We had our first ultrasound that day to check on the baby and it was so amazing. It was amazing to see that she was fine, it was like nothing had happened. But then, the obvious showed up. Her lesion on her back was GONE and it was like she never had it to begin with. She was also still moving her toes which was so exciting for us.

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Day after surgery – still slightly high as a kite here.

Friday, January 12th –

MY FIRST DAY WALKING! This was the BEST day! I had the best nurse who insisted I get the F out of bed and I couldn’t wait! My mom went down to get some lunch and when she came back I was sitting in a chair! I felt so proud of myself and being able to get up and stretch is something I will NEVER take for granted.

We had another ultrasound and everything remained awesome and. the same… and at this point in the game, the same is how we like things.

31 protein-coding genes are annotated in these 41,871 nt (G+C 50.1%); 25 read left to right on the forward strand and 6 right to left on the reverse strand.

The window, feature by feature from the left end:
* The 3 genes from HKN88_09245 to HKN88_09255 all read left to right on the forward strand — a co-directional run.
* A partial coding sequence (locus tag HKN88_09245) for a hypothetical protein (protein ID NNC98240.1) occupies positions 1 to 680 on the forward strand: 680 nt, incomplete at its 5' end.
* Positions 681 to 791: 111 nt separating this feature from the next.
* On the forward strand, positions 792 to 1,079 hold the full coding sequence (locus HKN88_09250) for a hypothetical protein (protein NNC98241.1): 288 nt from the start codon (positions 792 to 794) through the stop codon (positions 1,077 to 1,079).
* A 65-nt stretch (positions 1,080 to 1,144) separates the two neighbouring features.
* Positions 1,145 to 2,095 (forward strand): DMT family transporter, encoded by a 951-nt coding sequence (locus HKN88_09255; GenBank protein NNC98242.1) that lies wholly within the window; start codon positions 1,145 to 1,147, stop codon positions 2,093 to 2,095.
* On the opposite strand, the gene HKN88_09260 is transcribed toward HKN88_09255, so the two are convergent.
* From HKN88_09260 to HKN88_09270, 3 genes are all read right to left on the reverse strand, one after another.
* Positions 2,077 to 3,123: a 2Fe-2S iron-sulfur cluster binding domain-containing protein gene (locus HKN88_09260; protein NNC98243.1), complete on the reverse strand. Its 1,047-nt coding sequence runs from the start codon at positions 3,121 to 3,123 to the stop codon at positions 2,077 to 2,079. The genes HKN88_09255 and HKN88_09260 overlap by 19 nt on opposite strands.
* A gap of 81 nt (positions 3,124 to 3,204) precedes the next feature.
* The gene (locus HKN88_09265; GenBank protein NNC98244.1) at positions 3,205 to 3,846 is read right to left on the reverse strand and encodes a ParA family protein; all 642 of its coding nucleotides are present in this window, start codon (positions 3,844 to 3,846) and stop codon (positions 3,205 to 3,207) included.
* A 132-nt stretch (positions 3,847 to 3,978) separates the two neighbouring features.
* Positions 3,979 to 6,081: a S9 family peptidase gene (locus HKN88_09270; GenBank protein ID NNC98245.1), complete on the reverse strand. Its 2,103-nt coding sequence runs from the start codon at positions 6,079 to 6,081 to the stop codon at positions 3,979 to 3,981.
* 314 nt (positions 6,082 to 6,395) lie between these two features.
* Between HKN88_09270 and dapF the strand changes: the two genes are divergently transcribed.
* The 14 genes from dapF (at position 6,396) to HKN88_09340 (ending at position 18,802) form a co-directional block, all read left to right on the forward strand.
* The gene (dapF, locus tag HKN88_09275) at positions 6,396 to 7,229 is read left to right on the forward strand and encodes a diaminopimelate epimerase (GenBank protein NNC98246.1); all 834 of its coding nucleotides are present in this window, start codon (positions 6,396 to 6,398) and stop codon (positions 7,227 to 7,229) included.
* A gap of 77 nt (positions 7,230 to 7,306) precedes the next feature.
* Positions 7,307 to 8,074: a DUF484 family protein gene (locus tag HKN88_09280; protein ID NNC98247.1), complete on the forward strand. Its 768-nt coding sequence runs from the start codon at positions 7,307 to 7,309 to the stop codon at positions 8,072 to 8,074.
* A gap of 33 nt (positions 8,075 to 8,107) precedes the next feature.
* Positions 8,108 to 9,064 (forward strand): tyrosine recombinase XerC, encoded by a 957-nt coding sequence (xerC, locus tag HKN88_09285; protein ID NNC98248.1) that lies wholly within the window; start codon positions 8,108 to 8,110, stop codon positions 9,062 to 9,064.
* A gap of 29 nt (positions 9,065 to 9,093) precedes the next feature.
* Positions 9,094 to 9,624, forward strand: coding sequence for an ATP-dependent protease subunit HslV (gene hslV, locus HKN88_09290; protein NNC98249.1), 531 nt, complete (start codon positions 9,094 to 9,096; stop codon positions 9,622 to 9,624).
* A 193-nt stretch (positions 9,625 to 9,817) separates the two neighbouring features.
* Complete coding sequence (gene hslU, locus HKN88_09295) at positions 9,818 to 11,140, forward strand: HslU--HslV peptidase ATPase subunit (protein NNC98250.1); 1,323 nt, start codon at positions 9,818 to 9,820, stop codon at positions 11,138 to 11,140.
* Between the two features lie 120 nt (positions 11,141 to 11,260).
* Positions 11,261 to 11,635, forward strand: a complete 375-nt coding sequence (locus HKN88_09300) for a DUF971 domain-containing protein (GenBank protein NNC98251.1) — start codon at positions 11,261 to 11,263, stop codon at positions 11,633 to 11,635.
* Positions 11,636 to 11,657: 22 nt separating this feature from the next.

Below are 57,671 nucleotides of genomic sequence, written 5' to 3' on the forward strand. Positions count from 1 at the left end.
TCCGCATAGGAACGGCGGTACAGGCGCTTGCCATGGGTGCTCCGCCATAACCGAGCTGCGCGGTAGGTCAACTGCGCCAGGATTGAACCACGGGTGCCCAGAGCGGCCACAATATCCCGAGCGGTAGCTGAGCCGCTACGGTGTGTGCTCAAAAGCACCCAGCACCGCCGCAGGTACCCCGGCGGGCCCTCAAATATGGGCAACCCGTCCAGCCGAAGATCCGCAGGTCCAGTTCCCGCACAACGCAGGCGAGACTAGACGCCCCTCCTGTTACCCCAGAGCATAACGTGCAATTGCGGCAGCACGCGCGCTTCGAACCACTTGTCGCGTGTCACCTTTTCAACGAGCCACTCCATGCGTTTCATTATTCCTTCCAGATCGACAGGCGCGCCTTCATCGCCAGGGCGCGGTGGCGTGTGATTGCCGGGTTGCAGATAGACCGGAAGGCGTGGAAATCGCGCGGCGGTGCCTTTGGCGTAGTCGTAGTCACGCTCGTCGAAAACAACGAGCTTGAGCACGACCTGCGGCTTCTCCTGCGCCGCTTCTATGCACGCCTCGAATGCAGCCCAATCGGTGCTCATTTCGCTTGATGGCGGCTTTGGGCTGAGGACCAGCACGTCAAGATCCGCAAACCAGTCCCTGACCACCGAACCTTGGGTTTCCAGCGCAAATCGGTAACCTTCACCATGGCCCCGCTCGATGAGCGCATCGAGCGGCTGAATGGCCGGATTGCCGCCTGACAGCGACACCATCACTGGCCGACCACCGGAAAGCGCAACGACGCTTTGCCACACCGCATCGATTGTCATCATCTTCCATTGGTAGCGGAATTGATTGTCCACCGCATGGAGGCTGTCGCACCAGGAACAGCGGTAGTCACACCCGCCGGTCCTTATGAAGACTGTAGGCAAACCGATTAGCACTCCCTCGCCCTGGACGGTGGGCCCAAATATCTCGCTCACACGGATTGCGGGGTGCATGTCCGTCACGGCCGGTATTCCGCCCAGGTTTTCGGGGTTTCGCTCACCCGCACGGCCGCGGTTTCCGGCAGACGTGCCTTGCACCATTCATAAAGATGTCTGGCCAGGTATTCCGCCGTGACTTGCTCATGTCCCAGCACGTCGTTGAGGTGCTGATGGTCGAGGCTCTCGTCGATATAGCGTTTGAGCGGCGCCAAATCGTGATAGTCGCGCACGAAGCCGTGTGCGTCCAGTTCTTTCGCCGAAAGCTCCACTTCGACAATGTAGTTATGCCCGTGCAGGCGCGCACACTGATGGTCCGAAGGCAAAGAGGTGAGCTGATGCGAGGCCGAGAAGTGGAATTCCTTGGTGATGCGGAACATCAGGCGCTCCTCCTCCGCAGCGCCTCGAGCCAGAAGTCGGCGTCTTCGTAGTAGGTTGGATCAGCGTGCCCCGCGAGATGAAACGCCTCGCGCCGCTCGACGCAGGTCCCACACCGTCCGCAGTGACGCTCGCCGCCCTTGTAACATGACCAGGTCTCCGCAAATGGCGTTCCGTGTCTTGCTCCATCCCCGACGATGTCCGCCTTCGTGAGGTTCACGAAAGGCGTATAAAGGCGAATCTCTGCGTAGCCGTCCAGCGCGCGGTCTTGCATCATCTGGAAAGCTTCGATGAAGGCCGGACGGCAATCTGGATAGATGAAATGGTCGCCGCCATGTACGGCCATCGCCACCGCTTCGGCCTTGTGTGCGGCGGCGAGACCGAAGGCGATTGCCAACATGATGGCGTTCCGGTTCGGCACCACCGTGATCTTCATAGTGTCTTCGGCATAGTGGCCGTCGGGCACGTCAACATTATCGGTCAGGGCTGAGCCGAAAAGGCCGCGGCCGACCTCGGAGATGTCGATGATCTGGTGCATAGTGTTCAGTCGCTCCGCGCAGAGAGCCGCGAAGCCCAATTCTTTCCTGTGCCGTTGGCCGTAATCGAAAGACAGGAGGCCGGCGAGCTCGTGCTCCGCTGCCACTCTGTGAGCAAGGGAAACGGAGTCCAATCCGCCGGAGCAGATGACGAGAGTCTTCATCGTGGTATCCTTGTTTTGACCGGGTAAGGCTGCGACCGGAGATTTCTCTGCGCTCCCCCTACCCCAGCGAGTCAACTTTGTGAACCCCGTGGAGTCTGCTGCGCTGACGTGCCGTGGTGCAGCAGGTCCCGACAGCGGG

I will continue to have weekly ultrasounds until she is born. They are hoping over time to see two things:

  1. That her hips, legs, ankles and. toes continue to move.
  2. That her cerebellum changes from what they call a “banana” shape to a “figure 8.” This will show that the cerebellum is returning to its normal position. This will happen, if it does, way later in pregnancy. It will be a slow process. But watching the cerebellum is one of the big things that will help determine her need for a shunt after birth (the big thing we are trying to avoid).